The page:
Perhaps a better title would have been fleece free week but it didn’t have the same ring to it. This week my goal is to dress like a normal adult woman and not a bum. I used to love shopping and dressing well. Time and children has changed that perhaps inexorably. I feel like a martian when I go to the mall and the only stores I end up going into stop at size 6x.
I seem to be stuck in a rut of black fleece pants, black t-shirt, and fleece jacket. Sometimes I change it up. Mostly, I vary whether it is a short-sleeved or long-sleeved black tee. Also, sometimes I will wear a grey fleece jacket instead of the black one. But, that is only if I am feeling especially whimsical.
It makes sense on some level that this is my uniform. For one it is easy. The past year was hard enough without adding what to wear to the list of endless big decisions we were making. It also felt safe. Who wants to wear color when your daughter is sick. Not me. It felt too showy. I wanted to fade into the background in the hospital. Keep a low profile and just get through was our plan. It felt like residency all over again. I just wanted my nose to the grindstone until the worst was over and the black fleece uniform fit that profile well. It was sturdy and serious and non-threatening all at once. Perhaps I am reading too much into the clothes I wear but I don’t think so. Clothing projects a lot about who we are and mine was saying no-nonsense Mom on a mission.
This approach made a lot of sense to me while life was tense and uncertain. The problem is, although life is no longer that way, the uniform endures. I have not moved on in any way.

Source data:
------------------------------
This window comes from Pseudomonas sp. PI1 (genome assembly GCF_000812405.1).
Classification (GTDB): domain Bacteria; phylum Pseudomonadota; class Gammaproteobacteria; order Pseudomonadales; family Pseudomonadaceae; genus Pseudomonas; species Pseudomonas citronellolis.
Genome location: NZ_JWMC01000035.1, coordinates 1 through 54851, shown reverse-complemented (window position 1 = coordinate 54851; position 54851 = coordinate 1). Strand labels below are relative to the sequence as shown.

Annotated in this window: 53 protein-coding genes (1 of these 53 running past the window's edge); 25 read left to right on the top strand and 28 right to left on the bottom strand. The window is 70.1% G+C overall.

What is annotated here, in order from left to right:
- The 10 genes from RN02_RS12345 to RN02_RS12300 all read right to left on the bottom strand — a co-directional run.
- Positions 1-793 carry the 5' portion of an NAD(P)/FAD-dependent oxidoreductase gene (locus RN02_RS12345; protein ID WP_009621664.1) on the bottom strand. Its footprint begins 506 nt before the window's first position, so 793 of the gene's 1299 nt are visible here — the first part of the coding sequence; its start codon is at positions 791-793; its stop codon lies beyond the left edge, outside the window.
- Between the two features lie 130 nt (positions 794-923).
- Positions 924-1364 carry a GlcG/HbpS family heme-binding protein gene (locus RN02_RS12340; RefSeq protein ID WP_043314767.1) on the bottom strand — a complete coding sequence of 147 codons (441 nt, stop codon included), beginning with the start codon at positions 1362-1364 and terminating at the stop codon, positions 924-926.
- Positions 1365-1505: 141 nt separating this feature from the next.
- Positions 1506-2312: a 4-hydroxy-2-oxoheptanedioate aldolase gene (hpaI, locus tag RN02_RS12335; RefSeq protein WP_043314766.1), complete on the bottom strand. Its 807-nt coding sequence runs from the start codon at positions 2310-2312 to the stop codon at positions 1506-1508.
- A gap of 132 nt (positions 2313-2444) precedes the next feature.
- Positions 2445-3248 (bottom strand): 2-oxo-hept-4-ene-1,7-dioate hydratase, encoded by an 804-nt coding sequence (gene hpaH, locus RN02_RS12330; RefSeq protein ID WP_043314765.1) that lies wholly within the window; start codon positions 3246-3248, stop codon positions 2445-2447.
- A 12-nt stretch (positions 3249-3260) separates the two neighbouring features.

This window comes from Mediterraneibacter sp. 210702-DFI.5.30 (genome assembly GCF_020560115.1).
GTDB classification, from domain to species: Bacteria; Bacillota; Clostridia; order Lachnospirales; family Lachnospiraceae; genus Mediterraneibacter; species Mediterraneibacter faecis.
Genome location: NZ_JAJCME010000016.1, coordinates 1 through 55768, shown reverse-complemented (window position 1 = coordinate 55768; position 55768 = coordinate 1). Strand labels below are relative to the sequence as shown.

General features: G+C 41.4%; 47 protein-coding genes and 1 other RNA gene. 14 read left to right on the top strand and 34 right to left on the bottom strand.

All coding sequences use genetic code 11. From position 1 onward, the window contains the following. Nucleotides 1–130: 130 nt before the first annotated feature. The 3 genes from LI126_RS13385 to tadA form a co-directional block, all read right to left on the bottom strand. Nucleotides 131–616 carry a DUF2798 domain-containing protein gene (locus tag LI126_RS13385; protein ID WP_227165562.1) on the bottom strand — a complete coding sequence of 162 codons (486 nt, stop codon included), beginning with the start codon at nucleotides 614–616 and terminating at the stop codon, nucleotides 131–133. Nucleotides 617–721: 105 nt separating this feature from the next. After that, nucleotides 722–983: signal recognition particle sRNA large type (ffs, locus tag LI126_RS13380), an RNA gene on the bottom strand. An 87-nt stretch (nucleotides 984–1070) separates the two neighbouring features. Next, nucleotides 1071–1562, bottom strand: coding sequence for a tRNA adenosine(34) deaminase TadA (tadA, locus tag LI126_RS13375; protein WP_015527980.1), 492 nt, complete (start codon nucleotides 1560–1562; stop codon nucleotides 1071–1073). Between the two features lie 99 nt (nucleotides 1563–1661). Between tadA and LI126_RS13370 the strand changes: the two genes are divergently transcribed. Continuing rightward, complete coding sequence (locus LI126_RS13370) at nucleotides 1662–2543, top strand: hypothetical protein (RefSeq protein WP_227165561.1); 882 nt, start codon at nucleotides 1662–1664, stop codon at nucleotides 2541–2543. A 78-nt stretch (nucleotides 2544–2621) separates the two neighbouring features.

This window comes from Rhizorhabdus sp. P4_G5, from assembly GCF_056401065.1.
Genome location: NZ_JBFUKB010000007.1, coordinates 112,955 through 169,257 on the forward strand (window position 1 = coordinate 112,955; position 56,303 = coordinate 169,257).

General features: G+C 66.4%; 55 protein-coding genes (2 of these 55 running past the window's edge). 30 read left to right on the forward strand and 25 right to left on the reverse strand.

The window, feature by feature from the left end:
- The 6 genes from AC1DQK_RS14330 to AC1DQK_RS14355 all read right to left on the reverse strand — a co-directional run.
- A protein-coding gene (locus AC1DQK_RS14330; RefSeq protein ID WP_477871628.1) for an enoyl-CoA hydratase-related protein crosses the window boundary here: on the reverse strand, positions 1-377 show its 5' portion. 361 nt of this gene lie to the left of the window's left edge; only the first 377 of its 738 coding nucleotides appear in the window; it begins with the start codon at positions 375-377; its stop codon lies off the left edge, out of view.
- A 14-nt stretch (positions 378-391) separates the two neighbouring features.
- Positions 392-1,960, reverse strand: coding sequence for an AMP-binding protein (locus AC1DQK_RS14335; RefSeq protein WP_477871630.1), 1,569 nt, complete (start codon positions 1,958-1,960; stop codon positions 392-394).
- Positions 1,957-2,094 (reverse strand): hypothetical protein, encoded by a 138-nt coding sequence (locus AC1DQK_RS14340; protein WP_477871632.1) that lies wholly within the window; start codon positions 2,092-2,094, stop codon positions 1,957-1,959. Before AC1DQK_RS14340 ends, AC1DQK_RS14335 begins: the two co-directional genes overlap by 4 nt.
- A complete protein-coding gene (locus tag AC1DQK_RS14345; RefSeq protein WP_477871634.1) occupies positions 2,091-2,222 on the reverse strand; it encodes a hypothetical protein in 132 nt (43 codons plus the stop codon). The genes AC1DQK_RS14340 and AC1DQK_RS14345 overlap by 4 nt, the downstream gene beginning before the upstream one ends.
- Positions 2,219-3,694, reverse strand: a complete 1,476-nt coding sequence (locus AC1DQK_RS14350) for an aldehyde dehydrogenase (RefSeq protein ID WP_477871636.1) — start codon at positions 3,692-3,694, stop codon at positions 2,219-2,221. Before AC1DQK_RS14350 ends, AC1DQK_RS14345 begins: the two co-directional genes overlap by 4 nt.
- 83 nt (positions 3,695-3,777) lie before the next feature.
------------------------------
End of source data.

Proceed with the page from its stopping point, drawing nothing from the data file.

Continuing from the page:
I used to love clothes. Like a lot of young women I used to love shopping with my Mom. It was a time for us to connect and enjoy each other. Beyond that, the business and artistic side of the fashion industry is fascinating to me. Even when I was pregnant, a good outfit could make me feel body confidence. I lost some of that swagger when I was diagnosed with cancer. Interestingly, it wasn’t the thought of losing my breasts or deforming them that worried me. Specifically, I was worried that if I was dying it didn’t make sense to waste money on new clothes for me. That was surprisingly one of the first random thoughts that crossed my mind in the minutes after my diagnosis. It was superficial and deeply meaningful all at once. It is possible that part of me still struggles with that idea. It is time to get over it because I look like crap.
Entering adult clothing stores just leaves me feeling silly. I feel too old for the trendier stores like Abercrombie but not quite old enough for Chico’s either. What is a girl to do? Answer, bring her husband.
In what can only be described as a the biggest shocker of my marriage, it turns out my husband is a fantastic shopping companion. He picks colors and styles that I wouldn’t notice. He is patient and generous with compliments but not so much that I don’t believe him. He is the Andre Leon Talley to my Anna Wintour. Who would have guessed? We went to two or three stores and found enough new stuff to make me feel pretty but not so much to throw off our retirement planning.
This week I wore not an ounce of black or fleece or any combination of them. I felt pretty good. It felt like our life feels now, happy and cancer free. A girl could get used to this.